Cholera Confirmed in New York City, But No Need to Panic
Three cases of cholera have been confirmed in New York City—but there's no need to panic, health officials say. The three adults who contracted the disease while attending a wedding in the Dominican Republic recovered without hospitalization, and the chance that they'll infect others is unlikely. Cholera, a water-borne bacterial infection that causes severe dehydration and diarrhea, can kill within hours. If detected early, it's highly treatable with a hydrating solution of water, sugar, and salt, and antibiotics. Last year, an outbreak in Haiti killed thousands, but the disease is not expected to become a major threat to public health in the United States. "It's not uncommon for cholera outbreaks, like the one that has moved rapidly through Haiti, to spread to other countries," Candice Burns Hoffman, a spokeswoman for the Centers for Disease Control and Prevention, told CNN. "We have seen a few cases in travelers returning to the U.S," but the risk of person-to-person transmission is low. Travelers can reduce their likelihood of contracting cholera by avoiding raw food, boiling all cooking water, washing their hands with soap, and not swimming or bathing in rivers.
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6 Ways to Help Yourself Reach a Healthy Weight
Anyone who tells you losing weight will be easy has never tried. But it can be done. Here are some tips to help you succeed.
Get sleep. This tip may seem counterintuitive: After all, if you're up and about, aren't you burning more calories than when you're conked out? Yet a host of studies have shown that getting too little sleep—five hours or less, in a study focusing on mothers with newborns—is associated with weight gain. One suspect is a group of hormones that regulate hunger; for unknown reasons, those are elevated when sleep is restricted. (Excessive sleep is also associated with obesity.) The sweet spot seems to be about six to eight hours, says Matthew Gillman, director of the obesity prevention program in the department of ambulatory care and prevention at Harvard Medical School and author of the new mother study.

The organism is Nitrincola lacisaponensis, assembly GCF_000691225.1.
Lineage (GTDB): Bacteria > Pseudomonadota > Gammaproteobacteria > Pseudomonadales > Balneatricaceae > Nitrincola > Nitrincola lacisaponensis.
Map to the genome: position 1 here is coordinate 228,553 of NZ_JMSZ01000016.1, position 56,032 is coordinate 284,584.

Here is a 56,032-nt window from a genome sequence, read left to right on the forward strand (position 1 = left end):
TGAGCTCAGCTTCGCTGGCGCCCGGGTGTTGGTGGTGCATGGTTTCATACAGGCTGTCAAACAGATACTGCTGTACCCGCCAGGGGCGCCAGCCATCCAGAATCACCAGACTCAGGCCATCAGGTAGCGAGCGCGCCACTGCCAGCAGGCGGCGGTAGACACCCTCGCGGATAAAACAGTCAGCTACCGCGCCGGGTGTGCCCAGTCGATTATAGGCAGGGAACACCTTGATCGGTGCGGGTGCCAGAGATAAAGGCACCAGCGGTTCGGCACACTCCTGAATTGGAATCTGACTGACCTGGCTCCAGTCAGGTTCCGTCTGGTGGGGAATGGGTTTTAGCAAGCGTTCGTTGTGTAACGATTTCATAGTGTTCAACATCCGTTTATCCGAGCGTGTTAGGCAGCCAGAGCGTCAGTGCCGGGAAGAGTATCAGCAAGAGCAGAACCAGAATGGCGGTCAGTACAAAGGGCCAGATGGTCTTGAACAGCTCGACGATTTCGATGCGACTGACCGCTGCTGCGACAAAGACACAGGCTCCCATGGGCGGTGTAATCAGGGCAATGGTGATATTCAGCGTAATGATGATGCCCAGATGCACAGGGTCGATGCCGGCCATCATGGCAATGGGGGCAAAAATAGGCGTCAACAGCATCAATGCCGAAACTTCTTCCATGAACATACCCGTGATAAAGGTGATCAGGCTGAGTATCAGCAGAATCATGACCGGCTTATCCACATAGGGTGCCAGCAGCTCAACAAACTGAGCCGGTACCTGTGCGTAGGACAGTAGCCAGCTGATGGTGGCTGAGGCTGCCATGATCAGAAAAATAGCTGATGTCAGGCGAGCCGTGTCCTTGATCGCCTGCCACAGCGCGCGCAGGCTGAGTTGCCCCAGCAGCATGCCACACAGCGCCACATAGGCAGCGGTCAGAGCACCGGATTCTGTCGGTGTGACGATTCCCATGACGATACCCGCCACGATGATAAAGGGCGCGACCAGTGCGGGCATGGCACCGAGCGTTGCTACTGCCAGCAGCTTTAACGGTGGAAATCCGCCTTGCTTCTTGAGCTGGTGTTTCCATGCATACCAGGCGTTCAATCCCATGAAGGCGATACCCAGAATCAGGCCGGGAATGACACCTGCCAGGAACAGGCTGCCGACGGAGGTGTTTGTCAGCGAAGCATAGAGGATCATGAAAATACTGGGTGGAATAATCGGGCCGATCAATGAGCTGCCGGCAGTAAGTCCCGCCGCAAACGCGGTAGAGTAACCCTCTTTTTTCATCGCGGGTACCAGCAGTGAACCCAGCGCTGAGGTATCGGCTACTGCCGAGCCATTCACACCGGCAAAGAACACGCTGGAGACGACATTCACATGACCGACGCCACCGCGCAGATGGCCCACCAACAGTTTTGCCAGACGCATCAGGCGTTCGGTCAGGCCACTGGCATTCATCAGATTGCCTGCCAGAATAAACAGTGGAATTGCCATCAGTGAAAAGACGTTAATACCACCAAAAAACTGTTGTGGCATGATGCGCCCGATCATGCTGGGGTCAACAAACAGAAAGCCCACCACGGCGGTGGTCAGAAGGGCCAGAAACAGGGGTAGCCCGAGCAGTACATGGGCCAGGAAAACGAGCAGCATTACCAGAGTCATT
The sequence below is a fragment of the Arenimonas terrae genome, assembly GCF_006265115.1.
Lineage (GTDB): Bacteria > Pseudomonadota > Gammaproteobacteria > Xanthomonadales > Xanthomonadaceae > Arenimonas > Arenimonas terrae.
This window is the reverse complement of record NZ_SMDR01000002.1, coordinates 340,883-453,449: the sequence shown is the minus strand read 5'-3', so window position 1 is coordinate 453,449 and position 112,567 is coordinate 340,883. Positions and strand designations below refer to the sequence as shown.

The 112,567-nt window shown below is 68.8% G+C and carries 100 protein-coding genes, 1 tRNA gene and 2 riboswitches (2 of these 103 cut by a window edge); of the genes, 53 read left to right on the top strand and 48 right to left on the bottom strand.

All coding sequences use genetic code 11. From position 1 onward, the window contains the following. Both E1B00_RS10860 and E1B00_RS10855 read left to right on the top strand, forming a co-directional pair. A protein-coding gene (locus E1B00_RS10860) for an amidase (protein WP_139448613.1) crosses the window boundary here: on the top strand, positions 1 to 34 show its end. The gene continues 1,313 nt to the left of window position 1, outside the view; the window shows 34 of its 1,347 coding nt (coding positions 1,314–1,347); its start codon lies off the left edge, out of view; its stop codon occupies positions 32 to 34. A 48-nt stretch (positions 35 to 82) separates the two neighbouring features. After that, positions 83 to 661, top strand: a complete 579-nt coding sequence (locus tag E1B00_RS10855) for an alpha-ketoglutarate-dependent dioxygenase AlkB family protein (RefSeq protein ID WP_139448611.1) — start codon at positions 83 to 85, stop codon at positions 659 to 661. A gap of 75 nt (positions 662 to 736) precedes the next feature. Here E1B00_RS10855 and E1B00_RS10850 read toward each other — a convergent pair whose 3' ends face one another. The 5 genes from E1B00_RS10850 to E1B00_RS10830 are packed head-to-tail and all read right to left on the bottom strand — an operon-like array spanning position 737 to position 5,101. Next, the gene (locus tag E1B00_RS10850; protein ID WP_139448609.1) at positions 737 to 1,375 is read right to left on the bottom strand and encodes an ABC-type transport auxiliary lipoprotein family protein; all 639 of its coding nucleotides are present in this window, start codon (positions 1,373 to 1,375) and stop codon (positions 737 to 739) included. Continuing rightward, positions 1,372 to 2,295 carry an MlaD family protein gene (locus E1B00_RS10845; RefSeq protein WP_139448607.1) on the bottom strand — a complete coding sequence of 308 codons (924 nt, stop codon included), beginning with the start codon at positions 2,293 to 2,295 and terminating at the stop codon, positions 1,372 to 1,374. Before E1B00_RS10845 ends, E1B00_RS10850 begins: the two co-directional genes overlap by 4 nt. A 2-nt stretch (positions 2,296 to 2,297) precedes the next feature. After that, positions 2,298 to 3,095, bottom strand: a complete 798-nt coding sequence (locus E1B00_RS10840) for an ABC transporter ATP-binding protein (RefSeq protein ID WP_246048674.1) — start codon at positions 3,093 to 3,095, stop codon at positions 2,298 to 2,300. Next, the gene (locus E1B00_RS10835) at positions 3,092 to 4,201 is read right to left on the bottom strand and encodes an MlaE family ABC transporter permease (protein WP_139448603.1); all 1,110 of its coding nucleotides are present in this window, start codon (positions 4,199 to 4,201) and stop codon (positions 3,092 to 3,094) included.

Use a pedometer. While 30 minutes of purposeful brisk exercise may suffice to keep your heart in shape, experts say that to lose weight, you need to accumulate 60 to 90 minutes a day. But the steps you take while working, shopping, and gardening count, too—so take thousands. Mayo Clinic endocrinologist James Levine coined the term neat (for nonexercise activity thermogenesis) to describe this unintentional exercise, and he has found that lean people burn 350 more calories a day than obese people doing the same amount. Recommended: Take 10,000 steps a day. Wearing a pedometer can help.
Does Drinking Water Before Meals Help You Lose Weight?
Drinking two 8-ounce glasses of water before breakfast, lunch, and dinner may be just the backstop your willpower needs to help you shed pounds permanently in 2011, according to a recent study published in Obesity. Researchers instructed two groups of overweight or obese men and women to follow a low-calorie diet, asking one group to also drink two cups of water before meals. After 12 weeks, the water drinkers had lost an average of 15½ pounds, compared with 11 pounds for the control group, U.S. News reports. Those who continued the habit for a year lost an additional 1½ pounds on average. "I would never promote this as a get-slim-quick scheme," says senior study author Brenda Davy, an associate professor in the department of human nutrition, foods, and exercise at Virginia Tech University, who notes that the practice slows the emptying of the stomach. "This is simply an additional strategy that could help people manage their hunger." [Read more: Does Drinking Water Before Meals Help You Lose Weight?]
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